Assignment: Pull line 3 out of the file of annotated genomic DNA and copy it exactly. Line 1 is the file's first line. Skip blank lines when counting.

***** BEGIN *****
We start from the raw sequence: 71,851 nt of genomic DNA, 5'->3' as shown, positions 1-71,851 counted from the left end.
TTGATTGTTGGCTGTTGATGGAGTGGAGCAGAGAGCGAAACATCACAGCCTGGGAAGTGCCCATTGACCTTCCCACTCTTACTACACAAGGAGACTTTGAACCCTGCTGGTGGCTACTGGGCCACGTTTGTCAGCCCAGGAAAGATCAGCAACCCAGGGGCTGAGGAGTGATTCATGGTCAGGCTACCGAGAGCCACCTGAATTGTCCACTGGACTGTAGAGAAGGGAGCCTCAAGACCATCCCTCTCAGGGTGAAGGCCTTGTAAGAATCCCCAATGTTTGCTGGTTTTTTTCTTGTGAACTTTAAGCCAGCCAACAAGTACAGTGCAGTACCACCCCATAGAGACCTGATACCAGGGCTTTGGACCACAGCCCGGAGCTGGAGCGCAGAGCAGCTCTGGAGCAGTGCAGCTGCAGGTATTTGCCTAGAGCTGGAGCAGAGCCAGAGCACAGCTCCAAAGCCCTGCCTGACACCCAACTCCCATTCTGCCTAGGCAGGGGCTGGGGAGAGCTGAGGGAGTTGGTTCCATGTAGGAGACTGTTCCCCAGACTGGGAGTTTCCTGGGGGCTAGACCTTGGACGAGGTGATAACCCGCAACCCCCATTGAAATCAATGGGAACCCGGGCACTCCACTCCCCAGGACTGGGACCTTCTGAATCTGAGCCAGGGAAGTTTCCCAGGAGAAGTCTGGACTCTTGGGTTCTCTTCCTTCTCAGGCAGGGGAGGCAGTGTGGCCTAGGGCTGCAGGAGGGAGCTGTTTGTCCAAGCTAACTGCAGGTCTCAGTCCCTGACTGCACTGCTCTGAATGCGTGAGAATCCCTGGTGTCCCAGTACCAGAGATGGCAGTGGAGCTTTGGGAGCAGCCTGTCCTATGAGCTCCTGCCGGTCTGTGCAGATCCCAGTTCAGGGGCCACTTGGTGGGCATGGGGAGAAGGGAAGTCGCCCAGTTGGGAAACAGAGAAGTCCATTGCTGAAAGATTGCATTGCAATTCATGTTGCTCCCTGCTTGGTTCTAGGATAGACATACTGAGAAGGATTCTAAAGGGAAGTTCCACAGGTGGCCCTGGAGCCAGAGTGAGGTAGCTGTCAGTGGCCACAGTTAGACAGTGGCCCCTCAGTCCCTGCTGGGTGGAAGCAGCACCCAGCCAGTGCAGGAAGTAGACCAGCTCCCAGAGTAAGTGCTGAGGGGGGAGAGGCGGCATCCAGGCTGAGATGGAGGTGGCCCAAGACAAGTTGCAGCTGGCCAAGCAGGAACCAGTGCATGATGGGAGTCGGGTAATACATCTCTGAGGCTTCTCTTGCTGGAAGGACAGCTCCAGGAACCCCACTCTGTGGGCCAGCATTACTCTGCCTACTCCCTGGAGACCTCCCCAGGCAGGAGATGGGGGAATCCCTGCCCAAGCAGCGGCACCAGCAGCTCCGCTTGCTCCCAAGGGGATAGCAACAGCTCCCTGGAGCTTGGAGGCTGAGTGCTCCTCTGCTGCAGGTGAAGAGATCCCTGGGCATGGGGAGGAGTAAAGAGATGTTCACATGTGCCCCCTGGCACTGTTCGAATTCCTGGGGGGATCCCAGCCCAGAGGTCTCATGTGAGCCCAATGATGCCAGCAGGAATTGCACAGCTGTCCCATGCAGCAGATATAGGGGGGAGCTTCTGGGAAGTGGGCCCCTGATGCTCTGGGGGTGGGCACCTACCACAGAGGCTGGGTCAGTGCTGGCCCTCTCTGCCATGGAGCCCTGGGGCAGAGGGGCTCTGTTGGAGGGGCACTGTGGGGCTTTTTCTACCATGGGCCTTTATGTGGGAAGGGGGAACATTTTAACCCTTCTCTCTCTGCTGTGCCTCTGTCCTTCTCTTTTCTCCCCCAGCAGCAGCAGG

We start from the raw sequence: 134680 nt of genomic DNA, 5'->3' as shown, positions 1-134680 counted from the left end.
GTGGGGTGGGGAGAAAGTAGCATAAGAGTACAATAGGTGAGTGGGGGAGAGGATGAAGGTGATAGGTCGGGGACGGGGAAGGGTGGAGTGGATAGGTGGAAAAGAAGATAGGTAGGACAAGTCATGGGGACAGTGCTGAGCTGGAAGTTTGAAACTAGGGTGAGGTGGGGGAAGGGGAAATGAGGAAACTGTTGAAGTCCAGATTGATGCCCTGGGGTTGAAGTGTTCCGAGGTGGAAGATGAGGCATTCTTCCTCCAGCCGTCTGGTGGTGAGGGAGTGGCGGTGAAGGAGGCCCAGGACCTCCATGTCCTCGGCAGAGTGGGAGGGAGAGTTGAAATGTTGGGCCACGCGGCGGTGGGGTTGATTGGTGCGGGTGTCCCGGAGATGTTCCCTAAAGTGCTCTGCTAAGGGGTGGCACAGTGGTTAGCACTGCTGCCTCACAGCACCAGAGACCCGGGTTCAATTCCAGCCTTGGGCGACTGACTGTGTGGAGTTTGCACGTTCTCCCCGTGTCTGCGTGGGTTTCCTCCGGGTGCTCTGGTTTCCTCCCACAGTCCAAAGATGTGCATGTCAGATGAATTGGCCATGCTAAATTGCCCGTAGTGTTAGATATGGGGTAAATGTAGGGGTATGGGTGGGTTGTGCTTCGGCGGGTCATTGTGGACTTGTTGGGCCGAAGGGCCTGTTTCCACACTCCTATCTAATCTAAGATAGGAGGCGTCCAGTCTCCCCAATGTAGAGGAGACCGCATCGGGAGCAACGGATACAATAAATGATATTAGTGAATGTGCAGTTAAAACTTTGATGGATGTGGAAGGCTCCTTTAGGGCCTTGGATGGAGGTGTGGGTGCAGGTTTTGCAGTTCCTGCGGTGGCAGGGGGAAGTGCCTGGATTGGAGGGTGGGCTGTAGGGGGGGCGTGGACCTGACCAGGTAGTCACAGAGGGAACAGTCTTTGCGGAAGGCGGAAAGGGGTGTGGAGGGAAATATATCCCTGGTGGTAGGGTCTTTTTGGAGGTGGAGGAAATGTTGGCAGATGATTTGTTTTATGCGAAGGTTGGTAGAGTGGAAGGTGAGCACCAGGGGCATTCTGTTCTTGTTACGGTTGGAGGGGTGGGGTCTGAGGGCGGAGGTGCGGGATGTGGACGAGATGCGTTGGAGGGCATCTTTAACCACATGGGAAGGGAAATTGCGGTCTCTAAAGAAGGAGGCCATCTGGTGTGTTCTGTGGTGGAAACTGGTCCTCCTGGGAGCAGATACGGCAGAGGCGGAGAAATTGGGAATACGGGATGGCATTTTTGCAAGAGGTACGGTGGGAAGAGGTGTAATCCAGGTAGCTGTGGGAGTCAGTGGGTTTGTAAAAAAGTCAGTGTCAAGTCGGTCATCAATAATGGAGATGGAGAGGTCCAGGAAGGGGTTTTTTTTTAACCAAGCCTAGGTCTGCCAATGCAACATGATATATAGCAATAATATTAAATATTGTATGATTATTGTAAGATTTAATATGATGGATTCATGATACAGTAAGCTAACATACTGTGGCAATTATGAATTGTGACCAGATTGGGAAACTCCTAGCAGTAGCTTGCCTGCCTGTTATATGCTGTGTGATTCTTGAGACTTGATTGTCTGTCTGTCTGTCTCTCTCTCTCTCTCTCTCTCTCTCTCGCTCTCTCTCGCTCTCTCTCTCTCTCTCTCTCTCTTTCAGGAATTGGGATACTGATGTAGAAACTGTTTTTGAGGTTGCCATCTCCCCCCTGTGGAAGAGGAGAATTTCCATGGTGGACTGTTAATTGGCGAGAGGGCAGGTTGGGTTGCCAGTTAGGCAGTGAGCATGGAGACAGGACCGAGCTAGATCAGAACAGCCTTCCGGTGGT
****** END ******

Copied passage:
We start from the raw sequence: 134680 nt of genomic DNA, 5'->3' as shown, positions 1-134680 counted from the left end.